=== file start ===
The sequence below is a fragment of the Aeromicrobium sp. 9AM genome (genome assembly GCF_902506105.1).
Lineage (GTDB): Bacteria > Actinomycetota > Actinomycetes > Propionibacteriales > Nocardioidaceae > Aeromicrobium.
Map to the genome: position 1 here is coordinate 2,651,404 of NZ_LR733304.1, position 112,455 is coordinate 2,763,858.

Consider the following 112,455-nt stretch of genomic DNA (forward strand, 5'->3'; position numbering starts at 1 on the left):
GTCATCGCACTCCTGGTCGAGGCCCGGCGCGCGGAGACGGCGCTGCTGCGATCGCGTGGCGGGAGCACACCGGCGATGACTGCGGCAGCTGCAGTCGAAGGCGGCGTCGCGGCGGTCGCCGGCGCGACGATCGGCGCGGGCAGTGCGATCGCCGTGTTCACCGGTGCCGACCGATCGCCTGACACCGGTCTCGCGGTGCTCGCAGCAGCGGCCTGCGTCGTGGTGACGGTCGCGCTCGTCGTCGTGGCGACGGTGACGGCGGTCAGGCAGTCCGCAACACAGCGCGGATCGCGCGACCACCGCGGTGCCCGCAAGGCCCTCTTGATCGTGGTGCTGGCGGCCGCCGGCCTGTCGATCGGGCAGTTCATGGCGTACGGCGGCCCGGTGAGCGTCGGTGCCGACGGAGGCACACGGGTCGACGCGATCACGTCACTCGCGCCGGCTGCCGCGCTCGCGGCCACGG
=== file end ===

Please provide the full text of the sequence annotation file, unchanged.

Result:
The sequence below is a fragment of the Aeromicrobium sp. 9AM genome (genome assembly GCF_902506105.1).
Lineage (GTDB): Bacteria > Actinomycetota > Actinomycetes > Propionibacteriales > Nocardioidaceae > Aeromicrobium.
Map to the genome: position 1 here is coordinate 2,651,404 of NZ_LR733304.1, position 112,455 is coordinate 2,763,858.

Consider the following 112,455-nt stretch of genomic DNA (forward strand, 5'->3'; position numbering starts at 1 on the left):
GTCATCGCACTCCTGGTCGAGGCCCGGCGCGCGGAGACGGCGCTGCTGCGATCGCGTGGCGGGAGCACACCGGCGATGACTGCGGCAGCTGCAGTCGAAGGCGGCGTCGCGGCGGTCGCCGGCGCGACGATCGGCGCGGGCAGTGCGATCGCCGTGTTCACCGGTGCCGACCGATCGCCTGACACCGGTCTCGCGGTGCTCGCAGCAGCGGCCTGCGTCGTGGTGACGGTCGCGCTCGTCGTCGTGGCGACGGTGACGGCGGTCAGGCAGTCCGCAACACAGCGCGGATCGCGCGACCACCGCGGTGCCCGCAAGGCCCTCTTGATCGTGGTGCTGGCGGCCGCCGGCCTGTCGATCGGGCAGTTCATGGCGTACGGCGGCCCGGTGAGCGTCGGTGCCGACGGAGGCACACGGGTCGACGCGATCACGTCACTCGCGCCGGCTGCCGCGCTCGCGGCCACGG